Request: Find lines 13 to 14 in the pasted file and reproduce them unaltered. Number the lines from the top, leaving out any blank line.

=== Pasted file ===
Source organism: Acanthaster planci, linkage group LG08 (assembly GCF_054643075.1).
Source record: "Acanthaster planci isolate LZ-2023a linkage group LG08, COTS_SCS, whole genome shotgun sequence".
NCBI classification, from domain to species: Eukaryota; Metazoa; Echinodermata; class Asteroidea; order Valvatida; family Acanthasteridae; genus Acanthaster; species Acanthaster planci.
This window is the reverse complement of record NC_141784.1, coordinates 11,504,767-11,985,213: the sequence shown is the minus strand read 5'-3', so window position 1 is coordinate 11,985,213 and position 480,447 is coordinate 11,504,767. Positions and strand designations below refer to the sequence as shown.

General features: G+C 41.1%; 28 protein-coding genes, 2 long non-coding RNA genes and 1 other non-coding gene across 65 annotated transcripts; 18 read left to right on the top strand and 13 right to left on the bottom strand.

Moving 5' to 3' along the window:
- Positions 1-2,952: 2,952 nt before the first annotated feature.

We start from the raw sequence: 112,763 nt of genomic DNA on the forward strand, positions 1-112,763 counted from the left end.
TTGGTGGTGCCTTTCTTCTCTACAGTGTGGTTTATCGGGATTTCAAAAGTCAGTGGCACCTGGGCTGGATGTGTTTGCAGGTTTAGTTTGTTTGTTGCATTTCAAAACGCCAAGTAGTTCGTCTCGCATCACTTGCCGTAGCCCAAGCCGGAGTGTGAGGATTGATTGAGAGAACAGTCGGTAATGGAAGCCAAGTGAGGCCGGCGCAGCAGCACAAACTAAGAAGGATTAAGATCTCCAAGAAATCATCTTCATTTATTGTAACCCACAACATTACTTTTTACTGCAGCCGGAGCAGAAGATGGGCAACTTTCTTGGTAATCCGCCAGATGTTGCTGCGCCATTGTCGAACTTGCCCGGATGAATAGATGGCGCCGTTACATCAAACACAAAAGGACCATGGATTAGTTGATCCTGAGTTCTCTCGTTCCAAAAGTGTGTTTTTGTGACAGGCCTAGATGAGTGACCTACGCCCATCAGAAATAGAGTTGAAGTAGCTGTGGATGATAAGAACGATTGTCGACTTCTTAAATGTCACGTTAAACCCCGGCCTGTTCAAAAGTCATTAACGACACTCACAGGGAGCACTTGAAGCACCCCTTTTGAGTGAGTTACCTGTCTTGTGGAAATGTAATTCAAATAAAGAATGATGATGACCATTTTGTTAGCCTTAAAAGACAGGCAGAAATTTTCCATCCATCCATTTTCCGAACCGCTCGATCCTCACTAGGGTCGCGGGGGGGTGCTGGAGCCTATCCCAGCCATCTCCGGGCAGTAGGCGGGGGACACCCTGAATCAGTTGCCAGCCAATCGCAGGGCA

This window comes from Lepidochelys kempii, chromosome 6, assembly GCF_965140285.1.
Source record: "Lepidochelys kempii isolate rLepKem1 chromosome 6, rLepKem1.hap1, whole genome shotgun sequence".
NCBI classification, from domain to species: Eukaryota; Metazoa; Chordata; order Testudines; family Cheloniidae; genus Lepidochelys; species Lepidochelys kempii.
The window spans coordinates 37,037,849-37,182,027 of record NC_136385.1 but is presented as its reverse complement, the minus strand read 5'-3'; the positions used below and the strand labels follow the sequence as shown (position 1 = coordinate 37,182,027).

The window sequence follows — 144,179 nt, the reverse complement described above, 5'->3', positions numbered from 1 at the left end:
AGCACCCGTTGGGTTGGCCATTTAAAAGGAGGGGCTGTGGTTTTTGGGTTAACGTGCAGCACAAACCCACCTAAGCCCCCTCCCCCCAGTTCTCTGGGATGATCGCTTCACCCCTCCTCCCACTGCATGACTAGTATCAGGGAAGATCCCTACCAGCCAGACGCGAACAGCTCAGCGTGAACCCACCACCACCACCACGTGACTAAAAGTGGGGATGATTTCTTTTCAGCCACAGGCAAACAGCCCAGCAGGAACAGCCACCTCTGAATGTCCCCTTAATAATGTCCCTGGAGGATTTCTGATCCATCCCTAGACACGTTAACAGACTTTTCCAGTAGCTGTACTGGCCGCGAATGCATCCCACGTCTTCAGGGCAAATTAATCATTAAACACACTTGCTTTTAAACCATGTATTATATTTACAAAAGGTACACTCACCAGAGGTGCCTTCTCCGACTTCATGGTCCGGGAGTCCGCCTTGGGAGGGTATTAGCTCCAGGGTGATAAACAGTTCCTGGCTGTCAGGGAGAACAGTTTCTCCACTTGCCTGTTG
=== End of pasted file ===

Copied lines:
The window spans coordinates 37,037,849-37,182,027 of record NC_136385.1 but is presented as its reverse complement, the minus strand read 5'-3'; the positions used below and the strand labels follow the sequence as shown (position 1 = coordinate 37,182,027).

The window sequence follows — 144,179 nt, the reverse complement described above, 5'->3', positions numbered from 1 at the left end: